State agency publications premiered in the Alabama Department of Archives and History’s Electronic Records Collections on October 1, 2019. This site provides access to born-digital records through Preservica, a cloud-based service that ensures the long-term preservation of electronic file formats. The new collections include full-text publications produced electronically by Alabama state agencies. These collections are expected to grow as the Alabama Department of Archives and History continues to receive state publications.
The new collections, organized by state agency, include annual reports, newsletters, and bulletins. Annual reports may be informational, promotional, and/or statistical in nature. Many agencies issue reports on an annual or periodic basis to provide important information to the public or to their key audience. Some agencies are required by law to submit written reports to the governor each calendar or fiscal year. Annual reports typically describe the agency’s yearly activities, ongoing programs, accomplishments, announcements, challenges, and priorities. They may provide statistics, a valuable resource for future researchers. The annual reports of agencies which engage in licensing activities may contain rosters of licensed facilities or individuals. Newsletters and bulletins, on the other hand, contain news about the agency or industry and are regularly sent to subscribers. All of these state publications document critical activities, updates, industry developments, and interaction with the public. They provide a “snapshot in time” of agencies and therefore form a unique historical resource.
Some state publications document how agencies responded to key events in the state. Following the April 2010 Deepwater Horizon oil spill, the Alabama Department of Public Health’s (ADPH) October 2010 newsletter described how the ADPH responded to the crisis. In the first few weeks, ADPH staff worked in Mobile to collect health data and speak with the public and journalists about the health effects of the oil spill. They worked with the Alabama Department of Environmental Management (ADEM) and the Department of Conservation and Natural Resources (ADCNR) to collect data and test samples, and with the Centers for Disease Control and Prevention (CDC) to conduct a survey of physical and mental health among residents in coastal areas. To study the potential long-term effects of the spill and help Alabama recover from the disaster, the ADPH joined two major efforts: (1) they launched a five-year study of fish and seafood products alongside the ADCNR in order to promote the consumption of seafood from the Gulf of Mexico, and (2) they made a plan with ADEM and the U.S. Environmental Protection Agency (EPA) to determine when swimming advisories could be lifted by sampling water and sand. These efforts were chronicled in ensuing ADPH newsletters.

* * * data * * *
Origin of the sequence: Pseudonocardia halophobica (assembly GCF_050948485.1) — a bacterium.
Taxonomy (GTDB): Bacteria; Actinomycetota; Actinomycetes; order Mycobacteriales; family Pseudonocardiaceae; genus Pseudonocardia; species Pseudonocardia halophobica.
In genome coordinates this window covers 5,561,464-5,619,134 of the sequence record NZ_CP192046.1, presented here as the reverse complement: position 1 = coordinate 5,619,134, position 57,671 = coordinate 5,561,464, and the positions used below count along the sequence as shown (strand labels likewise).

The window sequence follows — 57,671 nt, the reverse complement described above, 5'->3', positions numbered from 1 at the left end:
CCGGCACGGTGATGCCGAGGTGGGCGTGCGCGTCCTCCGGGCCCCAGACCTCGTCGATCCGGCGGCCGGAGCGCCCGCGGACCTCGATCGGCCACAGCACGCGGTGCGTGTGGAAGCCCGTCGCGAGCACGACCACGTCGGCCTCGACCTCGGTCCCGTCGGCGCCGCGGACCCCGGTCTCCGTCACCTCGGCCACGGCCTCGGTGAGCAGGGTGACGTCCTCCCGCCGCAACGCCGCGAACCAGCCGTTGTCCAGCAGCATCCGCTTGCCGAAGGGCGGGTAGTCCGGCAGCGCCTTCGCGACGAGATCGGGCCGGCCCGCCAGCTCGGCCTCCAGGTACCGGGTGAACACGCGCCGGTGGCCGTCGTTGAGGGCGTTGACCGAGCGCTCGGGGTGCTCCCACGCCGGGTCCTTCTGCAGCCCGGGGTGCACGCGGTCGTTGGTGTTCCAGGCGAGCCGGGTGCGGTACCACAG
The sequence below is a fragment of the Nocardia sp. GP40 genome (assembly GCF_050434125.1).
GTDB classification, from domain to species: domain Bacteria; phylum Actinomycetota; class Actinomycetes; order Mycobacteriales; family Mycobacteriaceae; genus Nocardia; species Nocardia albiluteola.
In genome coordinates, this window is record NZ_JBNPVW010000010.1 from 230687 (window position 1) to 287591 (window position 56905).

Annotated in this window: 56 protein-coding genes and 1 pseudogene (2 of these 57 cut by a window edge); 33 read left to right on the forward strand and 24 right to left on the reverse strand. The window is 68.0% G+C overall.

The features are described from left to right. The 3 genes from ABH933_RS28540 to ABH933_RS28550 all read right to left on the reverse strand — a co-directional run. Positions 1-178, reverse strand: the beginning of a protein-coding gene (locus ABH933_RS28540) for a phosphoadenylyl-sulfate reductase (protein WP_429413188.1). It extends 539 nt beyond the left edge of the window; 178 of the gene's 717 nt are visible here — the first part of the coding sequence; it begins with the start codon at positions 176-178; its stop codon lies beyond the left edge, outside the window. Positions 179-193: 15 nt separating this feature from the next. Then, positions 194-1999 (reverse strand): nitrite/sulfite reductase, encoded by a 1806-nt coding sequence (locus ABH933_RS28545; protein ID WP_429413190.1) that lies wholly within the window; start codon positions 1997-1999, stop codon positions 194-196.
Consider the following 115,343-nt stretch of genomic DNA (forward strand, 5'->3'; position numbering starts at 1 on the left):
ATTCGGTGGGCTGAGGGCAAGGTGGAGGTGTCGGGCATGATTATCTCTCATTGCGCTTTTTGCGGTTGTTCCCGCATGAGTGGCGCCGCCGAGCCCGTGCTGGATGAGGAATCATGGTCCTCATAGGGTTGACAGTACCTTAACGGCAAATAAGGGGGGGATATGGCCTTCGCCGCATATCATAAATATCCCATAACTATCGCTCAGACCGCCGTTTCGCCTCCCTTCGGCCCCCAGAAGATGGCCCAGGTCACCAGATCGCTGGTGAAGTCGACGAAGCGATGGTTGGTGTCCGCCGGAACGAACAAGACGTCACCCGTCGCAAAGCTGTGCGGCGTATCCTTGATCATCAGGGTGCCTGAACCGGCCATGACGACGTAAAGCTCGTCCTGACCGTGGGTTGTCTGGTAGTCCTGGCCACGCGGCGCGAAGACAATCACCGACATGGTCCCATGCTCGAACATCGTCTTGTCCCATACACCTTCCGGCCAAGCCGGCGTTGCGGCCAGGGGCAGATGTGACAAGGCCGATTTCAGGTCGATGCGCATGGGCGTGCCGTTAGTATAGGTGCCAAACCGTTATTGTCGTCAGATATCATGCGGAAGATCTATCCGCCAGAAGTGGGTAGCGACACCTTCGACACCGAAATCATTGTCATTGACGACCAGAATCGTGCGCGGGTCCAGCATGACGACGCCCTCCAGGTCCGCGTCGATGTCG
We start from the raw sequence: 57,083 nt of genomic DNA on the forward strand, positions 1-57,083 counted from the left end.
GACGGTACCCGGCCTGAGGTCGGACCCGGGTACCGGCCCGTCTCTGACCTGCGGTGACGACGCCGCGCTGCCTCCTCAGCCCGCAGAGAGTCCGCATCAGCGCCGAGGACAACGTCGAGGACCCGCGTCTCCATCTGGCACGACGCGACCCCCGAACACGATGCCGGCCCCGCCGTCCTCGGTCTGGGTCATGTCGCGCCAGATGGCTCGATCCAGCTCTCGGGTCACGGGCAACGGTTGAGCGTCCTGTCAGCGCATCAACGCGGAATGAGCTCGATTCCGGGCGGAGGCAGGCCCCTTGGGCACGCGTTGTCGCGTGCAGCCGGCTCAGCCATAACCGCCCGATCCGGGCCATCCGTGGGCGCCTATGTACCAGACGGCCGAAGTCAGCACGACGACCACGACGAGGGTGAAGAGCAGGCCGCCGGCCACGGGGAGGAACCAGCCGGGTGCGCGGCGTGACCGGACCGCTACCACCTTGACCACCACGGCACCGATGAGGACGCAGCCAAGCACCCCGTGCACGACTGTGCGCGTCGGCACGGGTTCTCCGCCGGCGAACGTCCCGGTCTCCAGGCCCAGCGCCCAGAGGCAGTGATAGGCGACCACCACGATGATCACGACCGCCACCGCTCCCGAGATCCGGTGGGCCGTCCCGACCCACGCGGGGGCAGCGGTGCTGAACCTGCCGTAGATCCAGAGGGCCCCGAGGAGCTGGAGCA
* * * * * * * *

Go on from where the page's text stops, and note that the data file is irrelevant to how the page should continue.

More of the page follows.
The collections include state publications on a wide variety of topics, including the following:
State agencies such as the Alabama Department of Public Health (ADPH) and the Alabama Department of Rehabilitation Services (ADRS) help to promote quality medical services for Alabama citizens. Other agencies, such as the Alabama Board of Nursing (ABN) and Alabama State Board of Chiropractic Examiners (ASBCE), regulate healthcare practitioners.
Many agencies maintain licensing authority over professionals in their respective disciplines. Examples include the Home Builders Licensure Board, the Alabama State Board of Public Accountancy, and the Alabama Real Estate Appraisers Board.
Law enforcement and public safety
State agencies such as the Alabama Law Enforcement Agency (ALEA) and the Alabama Department of Corrections (ADOC) help to ensure public safety in the state by educating citizens, enforcing laws, investigating crimes, and incarcerating criminals.
Some state agencies advocate for specific groups of people living in Alabama. The Alabama Indian Affairs Commission (AIAC) and the Alabama Department of Veterans Affairs (ADVA), for example, provide meaningful programs and assistance to Native Americans and veterans, respectively, and promote their rights in the state.
Economics and community
State agencies such as the Alabama Department of Economic and Community Affairs (ADECA) and the Alabama Department of Revenue (ADOR) promote economic development and oversee financial assets in the state.
The Alabama Commission on Higher Education (ACHE) is one of several state agencies that coordinate and/or oversee the state’s educational institutions and student population.
State agencies such as the Alabama Department of Transportation (ALDOT) maintain routes of travel and provide safe transportation systems in the state.
Ready to start researching? Access these electronic state publications and more in the ADAH Electronic Collections.
This initiative was supported in part by a National Historic Publications and Records Commission (NHPRC) grant to the Alabama Department of Archives and History (ADAH) and the Office of the Governor.